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The Rajputs strapped fake elephant trunks on their horses so that the elephants their enemies rode on, would think they are elephant calves and would therefore instinctively not attack!


In the 1500’s the Rajputs of India fought against their enemies, the Mughals.

The Mughals rode on the backs of sword yielding elephants. The swords were strapped to the elephants’ trunks.

The Rajputs were on horseback. One would think this left them at a great disadvantage, but they were obviously aware of the social behavior of elephants.

Elephants will not attack baby elephants. When a baby elephant is orphaned - for whatever reason - other elephants will step in and take care of it.

The Rajputs did not have a herd of orphaned baby elephants, so they improvised. They strapped fake trunks to the heads of their Marwari horses, making them appear to be baby elephants. Instinctively the elephants of their enemies would not become aggressive toward the horses, which they perceived to be young elephants!

The brave and intelligent Marwari warhorses were trained to rear up on their hind legs and to then put their front hooves on the elephant’s forehead. This allowed the horseman to attack the enemy rider with a lance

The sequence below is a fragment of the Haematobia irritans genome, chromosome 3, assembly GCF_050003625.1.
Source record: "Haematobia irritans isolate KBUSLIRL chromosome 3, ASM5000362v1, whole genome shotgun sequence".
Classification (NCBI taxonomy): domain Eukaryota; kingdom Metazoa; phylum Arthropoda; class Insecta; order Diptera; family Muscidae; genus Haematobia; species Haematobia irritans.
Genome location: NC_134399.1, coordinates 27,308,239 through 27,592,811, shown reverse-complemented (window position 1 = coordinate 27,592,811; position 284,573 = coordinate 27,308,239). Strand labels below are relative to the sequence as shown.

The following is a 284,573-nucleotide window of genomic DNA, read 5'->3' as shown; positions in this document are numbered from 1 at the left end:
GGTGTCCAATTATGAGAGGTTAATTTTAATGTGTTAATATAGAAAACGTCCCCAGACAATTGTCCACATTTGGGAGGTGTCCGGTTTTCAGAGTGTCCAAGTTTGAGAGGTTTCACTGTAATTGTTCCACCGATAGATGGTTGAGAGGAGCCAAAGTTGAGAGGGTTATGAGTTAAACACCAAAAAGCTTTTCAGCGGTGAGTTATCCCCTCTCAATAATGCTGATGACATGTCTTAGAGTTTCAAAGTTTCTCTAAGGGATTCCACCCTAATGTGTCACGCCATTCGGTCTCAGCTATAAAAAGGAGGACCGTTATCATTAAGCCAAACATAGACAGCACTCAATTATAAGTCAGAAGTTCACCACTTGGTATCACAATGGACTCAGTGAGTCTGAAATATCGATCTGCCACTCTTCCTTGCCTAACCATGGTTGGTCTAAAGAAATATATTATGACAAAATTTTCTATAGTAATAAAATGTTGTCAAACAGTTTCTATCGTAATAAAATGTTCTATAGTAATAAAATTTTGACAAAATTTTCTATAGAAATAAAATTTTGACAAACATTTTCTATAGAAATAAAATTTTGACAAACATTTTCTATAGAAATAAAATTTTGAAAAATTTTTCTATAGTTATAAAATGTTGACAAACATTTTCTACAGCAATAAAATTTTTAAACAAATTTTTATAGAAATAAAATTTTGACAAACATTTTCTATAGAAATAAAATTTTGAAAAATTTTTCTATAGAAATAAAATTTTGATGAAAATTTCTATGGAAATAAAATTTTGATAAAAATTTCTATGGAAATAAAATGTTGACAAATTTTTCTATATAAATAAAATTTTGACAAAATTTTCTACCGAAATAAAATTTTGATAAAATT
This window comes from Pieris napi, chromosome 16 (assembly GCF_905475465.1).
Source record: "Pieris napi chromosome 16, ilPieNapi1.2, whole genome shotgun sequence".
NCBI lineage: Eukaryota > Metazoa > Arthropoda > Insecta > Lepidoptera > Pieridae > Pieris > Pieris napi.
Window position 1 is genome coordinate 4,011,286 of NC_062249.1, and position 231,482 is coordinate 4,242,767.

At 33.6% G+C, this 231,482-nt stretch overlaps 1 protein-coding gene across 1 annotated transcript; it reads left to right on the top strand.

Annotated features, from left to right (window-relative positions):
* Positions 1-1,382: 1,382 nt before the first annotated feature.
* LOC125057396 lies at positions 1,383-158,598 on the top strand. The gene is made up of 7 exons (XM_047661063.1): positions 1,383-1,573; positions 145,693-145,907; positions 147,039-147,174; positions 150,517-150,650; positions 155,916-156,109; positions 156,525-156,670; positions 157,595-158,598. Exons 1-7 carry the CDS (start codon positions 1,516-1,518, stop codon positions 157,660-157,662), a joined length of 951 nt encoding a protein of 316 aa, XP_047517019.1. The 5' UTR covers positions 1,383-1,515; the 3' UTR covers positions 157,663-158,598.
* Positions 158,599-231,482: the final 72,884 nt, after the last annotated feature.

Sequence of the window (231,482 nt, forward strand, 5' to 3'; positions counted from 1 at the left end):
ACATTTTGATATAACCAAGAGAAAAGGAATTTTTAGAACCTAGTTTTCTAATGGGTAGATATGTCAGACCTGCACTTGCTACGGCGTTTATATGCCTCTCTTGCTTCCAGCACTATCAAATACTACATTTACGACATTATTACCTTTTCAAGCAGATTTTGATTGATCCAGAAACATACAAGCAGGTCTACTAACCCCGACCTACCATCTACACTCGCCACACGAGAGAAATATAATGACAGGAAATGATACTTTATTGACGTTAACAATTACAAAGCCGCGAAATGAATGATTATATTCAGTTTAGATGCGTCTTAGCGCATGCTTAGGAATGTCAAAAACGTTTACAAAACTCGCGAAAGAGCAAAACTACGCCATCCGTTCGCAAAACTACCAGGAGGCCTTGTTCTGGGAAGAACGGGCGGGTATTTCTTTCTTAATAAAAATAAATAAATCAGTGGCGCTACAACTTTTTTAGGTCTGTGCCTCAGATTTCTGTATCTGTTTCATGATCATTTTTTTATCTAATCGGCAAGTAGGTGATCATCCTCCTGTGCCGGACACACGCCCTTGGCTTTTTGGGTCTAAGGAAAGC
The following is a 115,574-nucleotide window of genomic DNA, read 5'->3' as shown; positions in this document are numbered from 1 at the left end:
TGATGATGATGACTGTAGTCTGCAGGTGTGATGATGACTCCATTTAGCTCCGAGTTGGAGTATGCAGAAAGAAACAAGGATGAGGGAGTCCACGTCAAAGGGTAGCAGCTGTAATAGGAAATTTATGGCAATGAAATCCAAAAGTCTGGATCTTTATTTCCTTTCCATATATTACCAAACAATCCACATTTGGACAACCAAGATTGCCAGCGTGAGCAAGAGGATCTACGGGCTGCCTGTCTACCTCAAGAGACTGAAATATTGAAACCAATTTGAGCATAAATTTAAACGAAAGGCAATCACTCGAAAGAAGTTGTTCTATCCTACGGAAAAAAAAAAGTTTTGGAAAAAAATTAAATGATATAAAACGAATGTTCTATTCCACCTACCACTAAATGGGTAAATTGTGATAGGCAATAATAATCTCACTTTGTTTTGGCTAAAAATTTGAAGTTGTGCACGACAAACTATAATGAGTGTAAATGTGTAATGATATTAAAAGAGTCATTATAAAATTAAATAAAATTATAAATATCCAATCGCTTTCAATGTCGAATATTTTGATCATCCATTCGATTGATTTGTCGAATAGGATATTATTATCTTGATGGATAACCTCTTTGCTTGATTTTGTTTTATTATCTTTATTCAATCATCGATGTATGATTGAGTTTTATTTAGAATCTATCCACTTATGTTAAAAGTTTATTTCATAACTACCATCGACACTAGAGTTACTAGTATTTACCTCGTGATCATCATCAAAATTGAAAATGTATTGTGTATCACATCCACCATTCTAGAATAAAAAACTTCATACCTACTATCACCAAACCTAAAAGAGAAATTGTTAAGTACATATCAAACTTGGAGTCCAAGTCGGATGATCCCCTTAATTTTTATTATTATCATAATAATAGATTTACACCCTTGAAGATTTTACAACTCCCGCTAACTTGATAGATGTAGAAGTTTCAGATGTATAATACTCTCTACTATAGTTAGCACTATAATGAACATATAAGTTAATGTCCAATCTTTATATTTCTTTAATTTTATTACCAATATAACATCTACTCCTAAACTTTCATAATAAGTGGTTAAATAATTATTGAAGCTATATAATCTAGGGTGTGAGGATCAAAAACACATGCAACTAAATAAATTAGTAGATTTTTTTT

The Rajputs combined the most useful characteristics of Arabians, Turkumans and local stock to create the Marwari; a fearless and hardy horse breed with which they cleverly defeated endless invasions.

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In the U.S.A. the cost of college text books has risen with 812% over the last 30 years!


The cost of textbooks has risen 812% in the U.S.A. over the last 30 years.

That’s more than healthcare costs, housing prices and college tuition, although all of those have risen faster than the rate of inflation.

So the question is, what is wrong with the textbook market?

Most of it, in fact 80% of the market, is controlled by only four publishers—Pearson, Cengage, Wiley and McGraw-Hill. This leaves them with a near-monopoly and a LOT of power.

The publishers market their products to professors using aggressive sales tactics. The professors assign these textbooks to the students who end up having to pay the prices charged, not the professors.